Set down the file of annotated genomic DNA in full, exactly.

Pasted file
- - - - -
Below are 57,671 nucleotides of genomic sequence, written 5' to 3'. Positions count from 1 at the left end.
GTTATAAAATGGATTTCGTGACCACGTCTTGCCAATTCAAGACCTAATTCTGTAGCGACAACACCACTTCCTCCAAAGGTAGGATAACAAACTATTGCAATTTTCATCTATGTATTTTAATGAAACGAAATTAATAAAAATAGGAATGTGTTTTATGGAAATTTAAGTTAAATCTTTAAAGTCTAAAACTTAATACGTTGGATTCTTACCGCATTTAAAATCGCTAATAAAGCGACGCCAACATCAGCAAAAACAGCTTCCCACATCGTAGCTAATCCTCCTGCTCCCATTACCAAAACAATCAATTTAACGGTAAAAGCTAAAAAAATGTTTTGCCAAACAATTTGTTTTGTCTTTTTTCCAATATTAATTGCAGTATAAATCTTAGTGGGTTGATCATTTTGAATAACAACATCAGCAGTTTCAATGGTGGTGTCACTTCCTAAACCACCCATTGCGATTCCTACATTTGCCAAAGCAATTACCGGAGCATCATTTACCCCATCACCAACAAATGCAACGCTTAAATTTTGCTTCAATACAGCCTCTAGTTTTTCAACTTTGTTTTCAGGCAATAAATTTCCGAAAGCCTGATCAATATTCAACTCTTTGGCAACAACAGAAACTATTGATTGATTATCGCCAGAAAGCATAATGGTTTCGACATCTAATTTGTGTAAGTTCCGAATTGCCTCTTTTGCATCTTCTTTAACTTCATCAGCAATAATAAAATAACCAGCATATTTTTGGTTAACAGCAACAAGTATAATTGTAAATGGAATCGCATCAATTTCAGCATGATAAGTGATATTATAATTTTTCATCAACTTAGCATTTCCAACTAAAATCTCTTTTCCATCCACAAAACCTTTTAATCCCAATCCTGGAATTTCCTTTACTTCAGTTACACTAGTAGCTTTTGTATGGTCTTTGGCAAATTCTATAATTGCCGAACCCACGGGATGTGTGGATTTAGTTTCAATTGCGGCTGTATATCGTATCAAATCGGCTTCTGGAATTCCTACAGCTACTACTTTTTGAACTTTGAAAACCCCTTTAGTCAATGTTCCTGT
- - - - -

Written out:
Below are 57,671 nucleotides of genomic sequence, written 5' to 3'. Positions count from 1 at the left end.
GTTATAAAATGGATTTCGTGACCACGTCTTGCCAATTCAAGACCTAATTCTGTAGCGACAACACCACTTCCTCCAAAGGTAGGATAACAAACTATTGCAATTTTCATCTATGTATTTTAATGAAACGAAATTAATAAAAATAGGAATGTGTTTTATGGAAATTTAAGTTAAATCTTTAAAGTCTAAAACTTAATACGTTGGATTCTTACCGCATTTAAAATCGCTAATAAAGCGACGCCAACATCAGCAAAAACAGCTTCCCACATCGTAGCTAATCCTCCTGCTCCCATTACCAAAACAATCAATTTAACGGTAAAAGCTAAAAAAATGTTTTGCCAAACAATTTGTTTTGTCTTTTTTCCAATATTAATTGCAGTATAAATCTTAGTGGGTTGATCATTTTGAATAACAACATCAGCAGTTTCAATGGTGGTGTCACTTCCTAAACCACCCATTGCGATTCCTACATTTGCCAAAGCAATTACCGGAGCATCATTTACCCCATCACCAACAAATGCAACGCTTAAATTTTGCTTCAATACAGCCTCTAGTTTTTCAACTTTGTTTTCAGGCAATAAATTTCCGAAAGCCTGATCAATATTCAACTCTTTGGCAACAACAGAAACTATTGATTGATTATCGCCAGAAAGCATAATGGTTTCGACATCTAATTTGTGTAAGTTCCGAATTGCCTCTTTTGCATCTTCTTTAACTTCATCAGCAATAATAAAATAACCAGCATATTTTTGGTTAACAGCAACAAGTATAATTGTAAATGGAATCGCATCAATTTCAGCATGATAAGTGATATTATAATTTTTCATCAACTTAGCATTTCCAACTAAAATCTCTTTTCCATCCACAAAACCTTTTAATCCCAATCCTGGAATTTCCTTTACTTCAGTTACACTAGTAGCTTTTGTATGGTCTTTGGCAAATTCTATAATTGCCGAACCCACGGGATGTGTGGATTTAGTTTCAATTGCGGCTGTATATCGTATCAAATCGGCTTCTGGAATTCCTACAGCTACTACTTTTTGAACTTTGAAAACCCCTTTAGTCAATGTTCCTGT